The feds busted up a mob-run ring that allegedly lured Eastern European women to work at strip clubs in New York and arranged sham weddings for them, the U.S. District Attorney's office said Wednesday.
Twenty people were taken down in the bust - including seven mobsters from the Gambino and Bonanno families - and slapped with charges including extortion, transporting and harboring illegal immigrants, racketeering, visa and marriage fraud.
"The defendants themselves had one thing in common -- the desire to turn the women they allegedly helped enter this country illegally into their personal profit centers," said U.S. District Attorney for Manhattan Preet Bharara. "Today's arrests have brought an end to their illicit activities."
Prosecutors said the ring controlled clubs in Manhattan, Queens and Long Island, and that they would recruit women through newspaper ads and social networks to work as waitresses and hostesses. But when they got to the U.S., the alleged mobsters sent the women to work at clubs such as Cheetah's Gentleman Club and Restaurant in Manhattan and Perfection in Queens.
Most of the women allegedly came to the country through student visas. However, those visas prohibit working in adult entertainment, so the women maintained that they were working as hostesses and waitresses, according to officials. But in some cases, the alleged mobsters found single men to marry the immigrants for $5,000 to give them legal status to work at the clubs.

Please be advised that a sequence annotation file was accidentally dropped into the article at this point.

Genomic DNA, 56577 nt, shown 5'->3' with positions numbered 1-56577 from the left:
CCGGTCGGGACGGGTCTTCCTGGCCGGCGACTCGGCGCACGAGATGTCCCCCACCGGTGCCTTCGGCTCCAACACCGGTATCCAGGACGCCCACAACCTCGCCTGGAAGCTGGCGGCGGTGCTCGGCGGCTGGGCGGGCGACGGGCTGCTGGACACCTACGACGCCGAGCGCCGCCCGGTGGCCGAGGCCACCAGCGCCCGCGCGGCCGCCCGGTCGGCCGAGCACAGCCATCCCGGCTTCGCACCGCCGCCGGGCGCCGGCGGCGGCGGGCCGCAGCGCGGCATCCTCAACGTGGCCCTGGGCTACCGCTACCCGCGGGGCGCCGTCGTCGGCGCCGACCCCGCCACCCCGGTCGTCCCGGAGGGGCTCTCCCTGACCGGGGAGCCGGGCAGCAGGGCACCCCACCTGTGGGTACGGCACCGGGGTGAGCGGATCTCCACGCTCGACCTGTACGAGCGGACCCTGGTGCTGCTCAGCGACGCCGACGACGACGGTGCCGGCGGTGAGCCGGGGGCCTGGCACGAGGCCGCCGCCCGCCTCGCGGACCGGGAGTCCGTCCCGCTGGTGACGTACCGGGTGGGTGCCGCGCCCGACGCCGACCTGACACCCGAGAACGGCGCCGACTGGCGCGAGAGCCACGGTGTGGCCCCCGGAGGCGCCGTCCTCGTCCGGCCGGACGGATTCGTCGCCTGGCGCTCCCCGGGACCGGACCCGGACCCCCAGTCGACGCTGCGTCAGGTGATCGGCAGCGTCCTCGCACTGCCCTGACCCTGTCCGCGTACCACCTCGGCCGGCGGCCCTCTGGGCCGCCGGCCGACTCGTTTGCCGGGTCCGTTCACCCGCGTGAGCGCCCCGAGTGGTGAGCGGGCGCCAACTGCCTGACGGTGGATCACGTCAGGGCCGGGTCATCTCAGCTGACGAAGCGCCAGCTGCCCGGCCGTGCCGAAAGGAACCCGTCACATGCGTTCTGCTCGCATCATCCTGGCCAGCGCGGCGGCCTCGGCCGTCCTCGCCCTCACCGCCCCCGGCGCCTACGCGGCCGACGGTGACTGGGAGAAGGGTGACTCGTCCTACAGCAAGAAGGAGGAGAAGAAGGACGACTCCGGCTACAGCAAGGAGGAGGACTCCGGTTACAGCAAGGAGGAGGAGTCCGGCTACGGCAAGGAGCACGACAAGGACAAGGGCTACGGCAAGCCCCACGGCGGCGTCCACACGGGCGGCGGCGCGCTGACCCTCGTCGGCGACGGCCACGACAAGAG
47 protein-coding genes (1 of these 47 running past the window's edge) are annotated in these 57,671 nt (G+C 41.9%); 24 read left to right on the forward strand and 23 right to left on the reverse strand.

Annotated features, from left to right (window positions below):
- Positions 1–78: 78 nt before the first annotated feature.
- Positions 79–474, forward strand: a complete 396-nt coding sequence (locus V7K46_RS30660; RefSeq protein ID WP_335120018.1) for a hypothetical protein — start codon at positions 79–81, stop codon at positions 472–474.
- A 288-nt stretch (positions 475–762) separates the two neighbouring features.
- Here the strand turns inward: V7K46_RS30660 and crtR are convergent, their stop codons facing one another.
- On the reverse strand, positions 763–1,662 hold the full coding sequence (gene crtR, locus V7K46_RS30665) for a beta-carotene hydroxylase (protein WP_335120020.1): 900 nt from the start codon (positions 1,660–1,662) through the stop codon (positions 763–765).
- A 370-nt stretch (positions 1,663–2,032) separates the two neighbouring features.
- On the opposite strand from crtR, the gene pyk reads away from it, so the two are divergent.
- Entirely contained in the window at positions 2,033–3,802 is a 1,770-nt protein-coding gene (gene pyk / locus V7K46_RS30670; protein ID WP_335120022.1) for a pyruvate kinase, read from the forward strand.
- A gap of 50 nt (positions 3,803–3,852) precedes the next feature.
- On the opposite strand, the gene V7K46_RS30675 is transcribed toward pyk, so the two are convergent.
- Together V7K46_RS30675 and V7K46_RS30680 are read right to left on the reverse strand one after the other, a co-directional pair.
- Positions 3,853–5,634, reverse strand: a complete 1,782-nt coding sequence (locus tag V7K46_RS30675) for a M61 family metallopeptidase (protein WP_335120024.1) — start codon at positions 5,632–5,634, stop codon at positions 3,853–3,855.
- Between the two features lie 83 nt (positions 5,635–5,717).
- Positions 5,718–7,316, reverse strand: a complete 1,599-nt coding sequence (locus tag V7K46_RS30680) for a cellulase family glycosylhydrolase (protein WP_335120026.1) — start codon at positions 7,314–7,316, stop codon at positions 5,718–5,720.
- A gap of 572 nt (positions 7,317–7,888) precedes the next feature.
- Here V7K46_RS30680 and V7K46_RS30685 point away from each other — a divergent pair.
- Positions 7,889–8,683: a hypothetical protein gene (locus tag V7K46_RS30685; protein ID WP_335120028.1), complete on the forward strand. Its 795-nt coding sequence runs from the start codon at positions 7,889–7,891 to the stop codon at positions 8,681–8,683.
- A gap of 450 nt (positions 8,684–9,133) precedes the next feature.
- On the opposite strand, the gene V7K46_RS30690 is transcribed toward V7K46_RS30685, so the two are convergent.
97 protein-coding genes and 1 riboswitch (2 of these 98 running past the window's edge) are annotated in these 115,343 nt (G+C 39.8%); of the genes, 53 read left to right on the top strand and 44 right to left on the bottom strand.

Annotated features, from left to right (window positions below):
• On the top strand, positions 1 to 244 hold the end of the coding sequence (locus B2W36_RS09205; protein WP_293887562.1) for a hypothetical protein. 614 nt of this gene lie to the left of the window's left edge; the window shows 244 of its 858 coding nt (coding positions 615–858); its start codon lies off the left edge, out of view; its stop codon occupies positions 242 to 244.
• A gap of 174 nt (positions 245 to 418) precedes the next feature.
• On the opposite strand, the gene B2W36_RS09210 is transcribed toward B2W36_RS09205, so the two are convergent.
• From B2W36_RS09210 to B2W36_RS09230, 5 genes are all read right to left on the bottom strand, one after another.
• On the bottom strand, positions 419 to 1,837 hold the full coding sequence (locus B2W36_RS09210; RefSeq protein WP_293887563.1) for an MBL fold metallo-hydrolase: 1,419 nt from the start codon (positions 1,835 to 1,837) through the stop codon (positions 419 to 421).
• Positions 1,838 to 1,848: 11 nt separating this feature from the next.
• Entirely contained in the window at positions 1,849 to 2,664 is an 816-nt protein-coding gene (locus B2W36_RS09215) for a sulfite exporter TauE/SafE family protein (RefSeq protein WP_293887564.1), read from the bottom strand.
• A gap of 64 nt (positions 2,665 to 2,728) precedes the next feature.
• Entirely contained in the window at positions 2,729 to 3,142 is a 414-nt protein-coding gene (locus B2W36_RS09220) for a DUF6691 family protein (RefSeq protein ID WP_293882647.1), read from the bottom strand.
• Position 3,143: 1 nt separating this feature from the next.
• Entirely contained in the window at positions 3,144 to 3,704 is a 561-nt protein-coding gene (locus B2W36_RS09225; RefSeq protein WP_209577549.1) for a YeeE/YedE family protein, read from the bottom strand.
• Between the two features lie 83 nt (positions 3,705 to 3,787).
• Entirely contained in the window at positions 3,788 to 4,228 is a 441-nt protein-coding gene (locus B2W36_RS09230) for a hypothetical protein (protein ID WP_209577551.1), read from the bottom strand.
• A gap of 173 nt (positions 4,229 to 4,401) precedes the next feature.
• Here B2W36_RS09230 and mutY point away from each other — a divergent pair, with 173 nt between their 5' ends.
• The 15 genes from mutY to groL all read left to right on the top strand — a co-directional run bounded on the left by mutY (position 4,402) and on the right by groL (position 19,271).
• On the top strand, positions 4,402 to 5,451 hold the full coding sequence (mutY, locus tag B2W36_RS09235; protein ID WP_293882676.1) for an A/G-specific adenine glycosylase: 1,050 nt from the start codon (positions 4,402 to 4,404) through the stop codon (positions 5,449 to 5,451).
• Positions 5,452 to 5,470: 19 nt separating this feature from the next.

Among the indicted include alleged Gambino captain Alphonse Trucchio and alleged Bonanno captain Anthony Frascone.
"The defendants controlled their business and protected their turf through intimidation and threats of physical and economic harm," said James T. Hayes, Jr., special agent in charge with Immigration and Customs Enforcement.
"Today's arrests bring to an end a long-standing criminal enterprise operated by colluding organized crime entities that profited wildly through a combination of extortion and fraud."